Page to Stage and Screen

November 30, 2008

"Christening by digital fire." That's how Elisabeth Benfey, a lecturing fellow in the theater studies department, describes her undergraduate filmmaking class. Recently, Benfey worked with writer Michael Malone, a visiting professor of the practice, on a collaborative project between fledgling filmmakers in her class and students in his course on adapting literature for the screen.

 In studying the art of narrative adaptation, Malone's students examined how fiction is translated, successfully or unsuccessfully, from one medium to another. Writers Lee Smith, Allan Gurganus, and Daniel Wallace each gave the class permission to adapt a short story. Visiting writer-in-residence Oscar Hijuelos contributed a chapter from his 1983 novel, Our House in the Last World. All four writers met with the class to discuss their works, three of which became film scripts and, one, a play.

Benfey's filmmaking students broke down the scripts, created storyboards, wrote shot lists, cast the scenes with students from both classes, and rehearsed and directed the films. "One of the things I like most about writing fiction is that so many things can happen to it after it leaves home," says Wallace, whose novel Big Fish was made into a commercial film of the same name and released in 2004. The students adapted Wallace's short story "Graveyard Days."

"Seeing a written narrative become a film is the ultimate compliment, because a group of people have gotten together and decided that something about this story is worthwhile and deserves to be seen and understood in another context," Wallace says.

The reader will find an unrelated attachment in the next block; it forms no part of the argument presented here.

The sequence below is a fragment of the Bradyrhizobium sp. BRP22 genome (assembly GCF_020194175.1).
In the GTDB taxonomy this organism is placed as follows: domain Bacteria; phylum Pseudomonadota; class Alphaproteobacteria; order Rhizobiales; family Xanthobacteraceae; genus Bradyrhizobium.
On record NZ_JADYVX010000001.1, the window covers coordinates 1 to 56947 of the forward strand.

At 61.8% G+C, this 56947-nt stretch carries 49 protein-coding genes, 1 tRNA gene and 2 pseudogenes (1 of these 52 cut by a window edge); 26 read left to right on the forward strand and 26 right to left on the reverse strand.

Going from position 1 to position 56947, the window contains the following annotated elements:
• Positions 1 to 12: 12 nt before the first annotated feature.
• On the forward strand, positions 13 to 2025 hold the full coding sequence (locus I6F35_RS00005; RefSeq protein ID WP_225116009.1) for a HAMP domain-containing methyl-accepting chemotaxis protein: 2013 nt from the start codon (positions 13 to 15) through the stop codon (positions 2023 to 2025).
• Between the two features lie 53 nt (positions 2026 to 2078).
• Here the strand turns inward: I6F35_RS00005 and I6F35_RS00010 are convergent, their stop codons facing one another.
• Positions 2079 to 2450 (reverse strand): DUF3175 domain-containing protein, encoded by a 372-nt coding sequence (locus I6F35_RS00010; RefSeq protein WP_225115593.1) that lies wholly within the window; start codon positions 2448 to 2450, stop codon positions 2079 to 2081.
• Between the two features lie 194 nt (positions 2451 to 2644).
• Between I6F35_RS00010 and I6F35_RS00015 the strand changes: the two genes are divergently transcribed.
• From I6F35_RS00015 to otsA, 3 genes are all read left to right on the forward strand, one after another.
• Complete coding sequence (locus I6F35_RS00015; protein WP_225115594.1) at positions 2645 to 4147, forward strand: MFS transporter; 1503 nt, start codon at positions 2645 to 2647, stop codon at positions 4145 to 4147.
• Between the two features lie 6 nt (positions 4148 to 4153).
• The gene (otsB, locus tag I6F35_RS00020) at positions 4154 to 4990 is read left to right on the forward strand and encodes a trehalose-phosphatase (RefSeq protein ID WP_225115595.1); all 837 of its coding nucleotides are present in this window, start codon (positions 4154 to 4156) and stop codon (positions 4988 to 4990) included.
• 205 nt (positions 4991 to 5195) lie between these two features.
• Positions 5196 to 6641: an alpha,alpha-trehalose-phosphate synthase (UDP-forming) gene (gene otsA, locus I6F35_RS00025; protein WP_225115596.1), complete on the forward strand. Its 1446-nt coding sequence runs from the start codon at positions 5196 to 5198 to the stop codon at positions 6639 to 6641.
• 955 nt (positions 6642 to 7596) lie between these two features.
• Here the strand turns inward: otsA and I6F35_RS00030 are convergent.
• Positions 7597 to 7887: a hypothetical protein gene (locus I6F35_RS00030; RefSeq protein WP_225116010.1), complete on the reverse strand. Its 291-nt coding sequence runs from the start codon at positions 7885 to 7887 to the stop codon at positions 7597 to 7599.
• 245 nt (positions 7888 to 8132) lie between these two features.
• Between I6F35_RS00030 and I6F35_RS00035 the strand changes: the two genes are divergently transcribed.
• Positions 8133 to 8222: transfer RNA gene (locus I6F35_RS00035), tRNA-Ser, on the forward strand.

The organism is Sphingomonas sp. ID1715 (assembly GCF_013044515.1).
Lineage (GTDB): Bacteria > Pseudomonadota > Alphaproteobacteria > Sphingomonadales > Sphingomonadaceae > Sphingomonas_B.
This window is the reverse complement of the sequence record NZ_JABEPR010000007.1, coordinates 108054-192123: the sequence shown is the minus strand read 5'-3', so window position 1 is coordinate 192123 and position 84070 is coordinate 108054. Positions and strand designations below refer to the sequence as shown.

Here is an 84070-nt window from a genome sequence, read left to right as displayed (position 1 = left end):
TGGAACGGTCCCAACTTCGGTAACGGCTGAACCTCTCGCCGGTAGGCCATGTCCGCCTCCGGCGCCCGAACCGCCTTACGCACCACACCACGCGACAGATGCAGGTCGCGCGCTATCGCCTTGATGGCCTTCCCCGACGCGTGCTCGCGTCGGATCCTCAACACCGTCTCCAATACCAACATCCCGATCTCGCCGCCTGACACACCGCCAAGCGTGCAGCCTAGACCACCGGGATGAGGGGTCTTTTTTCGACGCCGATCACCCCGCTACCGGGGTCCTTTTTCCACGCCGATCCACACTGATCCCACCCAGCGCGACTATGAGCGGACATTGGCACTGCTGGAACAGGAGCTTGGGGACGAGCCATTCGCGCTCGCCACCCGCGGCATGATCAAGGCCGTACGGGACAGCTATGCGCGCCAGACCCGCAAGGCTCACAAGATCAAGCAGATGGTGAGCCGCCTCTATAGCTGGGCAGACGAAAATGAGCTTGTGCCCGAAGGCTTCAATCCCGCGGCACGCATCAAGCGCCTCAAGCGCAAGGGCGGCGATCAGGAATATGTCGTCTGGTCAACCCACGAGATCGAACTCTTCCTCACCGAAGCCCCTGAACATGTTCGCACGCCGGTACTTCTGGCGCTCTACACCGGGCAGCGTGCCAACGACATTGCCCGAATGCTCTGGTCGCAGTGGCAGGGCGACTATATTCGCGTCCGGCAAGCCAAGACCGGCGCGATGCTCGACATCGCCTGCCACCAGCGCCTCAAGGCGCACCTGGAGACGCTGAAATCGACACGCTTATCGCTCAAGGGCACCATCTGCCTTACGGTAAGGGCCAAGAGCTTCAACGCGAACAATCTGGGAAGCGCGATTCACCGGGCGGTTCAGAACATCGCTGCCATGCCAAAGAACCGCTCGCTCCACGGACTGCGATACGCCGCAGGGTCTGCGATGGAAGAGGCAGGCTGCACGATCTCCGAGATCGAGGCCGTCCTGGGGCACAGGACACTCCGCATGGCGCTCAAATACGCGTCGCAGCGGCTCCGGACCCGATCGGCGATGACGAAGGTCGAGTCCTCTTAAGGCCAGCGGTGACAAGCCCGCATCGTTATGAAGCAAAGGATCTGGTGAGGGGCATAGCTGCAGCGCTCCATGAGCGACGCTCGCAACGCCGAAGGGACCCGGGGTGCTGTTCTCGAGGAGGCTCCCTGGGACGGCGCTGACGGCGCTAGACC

"I love to let the story go, love to see what others will do to it, because the story—my story—doesn't change. In fact, no matter how the film turns out, its existence serves to enlarge the story. And let's face it, it's just plain fun."

Gurganus says he enjoyed the raucous laughter that greeted the student production of his story "Nativity, Caucasian." "I wrote this story just ten years out of high school. It was meant as a love song to all the pretty, able women my mother's age. I loved them all. They could and should have run multinationals. Instead, they played killer bridge and made exceptional refreshments for Cub Scout troops, Kiwanis picnics, and card tournaments.

"The Duke students' film provided a generational frame from which these women might be more richly appreciated."